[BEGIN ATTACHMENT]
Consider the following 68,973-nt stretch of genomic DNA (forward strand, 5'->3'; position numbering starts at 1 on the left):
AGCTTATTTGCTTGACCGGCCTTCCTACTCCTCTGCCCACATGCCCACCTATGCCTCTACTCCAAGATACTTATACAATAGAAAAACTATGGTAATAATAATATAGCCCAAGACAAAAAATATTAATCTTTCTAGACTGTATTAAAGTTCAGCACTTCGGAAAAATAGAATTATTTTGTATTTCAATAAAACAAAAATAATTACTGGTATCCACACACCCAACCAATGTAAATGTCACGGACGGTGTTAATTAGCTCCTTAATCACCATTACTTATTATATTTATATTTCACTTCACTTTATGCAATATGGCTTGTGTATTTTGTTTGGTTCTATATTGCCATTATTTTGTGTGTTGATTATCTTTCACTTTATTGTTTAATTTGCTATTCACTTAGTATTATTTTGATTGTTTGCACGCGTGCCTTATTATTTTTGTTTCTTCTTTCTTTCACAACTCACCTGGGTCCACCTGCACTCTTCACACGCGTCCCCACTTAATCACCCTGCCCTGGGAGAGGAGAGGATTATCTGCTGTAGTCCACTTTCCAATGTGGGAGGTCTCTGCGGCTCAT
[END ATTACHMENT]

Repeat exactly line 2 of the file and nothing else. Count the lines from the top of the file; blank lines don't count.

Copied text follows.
AGCTTATTTGCTTGACCGGCCTTCCTACTCCTCTGCCCACATGCCCACCTATGCCTCTACTCCAAGATACTTATACAATAGAAAAACTATGGTAATAATAATATAGCCCAAGACAAAAAATATTAATCTTTCTAGACTGTATTAAAGTTCAGCACTTCGGAAAAATAGAATTATTTTGTATTTCAATAAAACAAAAATAATTACTGGTATCCACACACCCAACCAATGTAAATGTCACGGACGGTGTTAATTAGCTCCTTAATCACCATTACTTATTATATTTATATTTCACTTCACTTTATGCAATATGGCTTGTGTATTTTGTTTGGTTCTATATTGCCATTATTTTGTGTGTTGATTATCTTTCACTTTATTGTTTAATTTGCTATTCACTTAGTATTATTTTGATTGTTTGCACGCGTGCCTTATTATTTTTGTTTCTTCTTTCTTTCACAACTCACCTGGGTCCACCTGCACTCTTCACACGCGTCCCCACTTAATCACCCTGCCCTGGGAGAGGAGAGGATTATCTGCTGTAGTCCACTTTCCAATGTGGGAGGTCTCTGCGGCTCAT